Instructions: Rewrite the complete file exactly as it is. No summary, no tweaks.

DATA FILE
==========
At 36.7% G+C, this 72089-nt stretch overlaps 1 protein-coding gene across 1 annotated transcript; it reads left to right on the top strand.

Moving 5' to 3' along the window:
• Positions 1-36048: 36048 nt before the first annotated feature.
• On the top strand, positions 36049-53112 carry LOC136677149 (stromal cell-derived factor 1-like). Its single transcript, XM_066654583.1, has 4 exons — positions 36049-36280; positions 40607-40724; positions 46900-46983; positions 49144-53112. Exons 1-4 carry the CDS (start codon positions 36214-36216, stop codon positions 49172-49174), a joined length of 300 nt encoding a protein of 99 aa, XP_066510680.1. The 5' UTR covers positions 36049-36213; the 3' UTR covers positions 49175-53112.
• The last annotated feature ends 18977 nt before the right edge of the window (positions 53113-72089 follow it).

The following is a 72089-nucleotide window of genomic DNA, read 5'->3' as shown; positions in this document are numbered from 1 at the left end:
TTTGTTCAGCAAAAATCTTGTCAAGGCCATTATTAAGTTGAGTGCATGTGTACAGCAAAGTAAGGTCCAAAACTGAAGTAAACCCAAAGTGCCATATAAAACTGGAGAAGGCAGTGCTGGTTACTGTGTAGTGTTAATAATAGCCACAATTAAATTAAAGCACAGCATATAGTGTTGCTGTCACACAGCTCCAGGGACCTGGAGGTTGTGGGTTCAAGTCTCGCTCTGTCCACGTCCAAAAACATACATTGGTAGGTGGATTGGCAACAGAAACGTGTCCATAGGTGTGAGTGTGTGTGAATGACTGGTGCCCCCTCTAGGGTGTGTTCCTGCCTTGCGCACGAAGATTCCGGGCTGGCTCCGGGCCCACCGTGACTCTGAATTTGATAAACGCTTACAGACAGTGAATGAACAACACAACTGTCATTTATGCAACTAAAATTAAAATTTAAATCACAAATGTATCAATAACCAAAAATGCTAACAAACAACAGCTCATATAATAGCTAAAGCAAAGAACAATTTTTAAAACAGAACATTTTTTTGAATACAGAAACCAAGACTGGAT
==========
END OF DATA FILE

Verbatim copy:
At 36.7% G+C, this 72089-nt stretch overlaps 1 protein-coding gene across 1 annotated transcript; it reads left to right on the top strand.

Moving 5' to 3' along the window:
• Positions 1-36048: 36048 nt before the first annotated feature.
• On the top strand, positions 36049-53112 carry LOC136677149 (stromal cell-derived factor 1-like). Its single transcript, XM_066654583.1, has 4 exons — positions 36049-36280; positions 40607-40724; positions 46900-46983; positions 49144-53112. Exons 1-4 carry the CDS (start codon positions 36214-36216, stop codon positions 49172-49174), a joined length of 300 nt encoding a protein of 99 aa, XP_066510680.1. The 5' UTR covers positions 36049-36213; the 3' UTR covers positions 49175-53112.
• The last annotated feature ends 18977 nt before the right edge of the window (positions 53113-72089 follow it).

The following is a 72089-nucleotide window of genomic DNA, read 5'->3' as shown; positions in this document are numbered from 1 at the left end:
TTTGTTCAGCAAAAATCTTGTCAAGGCCATTATTAAGTTGAGTGCATGTGTACAGCAAAGTAAGGTCCAAAACTGAAGTAAACCCAAAGTGCCATATAAAACTGGAGAAGGCAGTGCTGGTTACTGTGTAGTGTTAATAATAGCCACAATTAAATTAAAGCACAGCATATAGTGTTGCTGTCACACAGCTCCAGGGACCTGGAGGTTGTGGGTTCAAGTCTCGCTCTGTCCACGTCCAAAAACATACATTGGTAGGTGGATTGGCAACAGAAACGTGTCCATAGGTGTGAGTGTGTGTGAATGACTGGTGCCCCCTCTAGGGTGTGTTCCTGCCTTGCGCACGAAGATTCCGGGCTGGCTCCGGGCCCACCGTGACTCTGAATTTGATAAACGCTTACAGACAGTGAATGAACAACACAACTGTCATTTATGCAACTAAAATTAAAATTTAAATCACAAATGTATCAATAACCAAAAATGCTAACAAACAACAGCTCATATAATAGCTAAAGCAAAGAACAATTTTTAAAACAGAACATTTTTTTGAATACAGAAACCAAGACTGGAT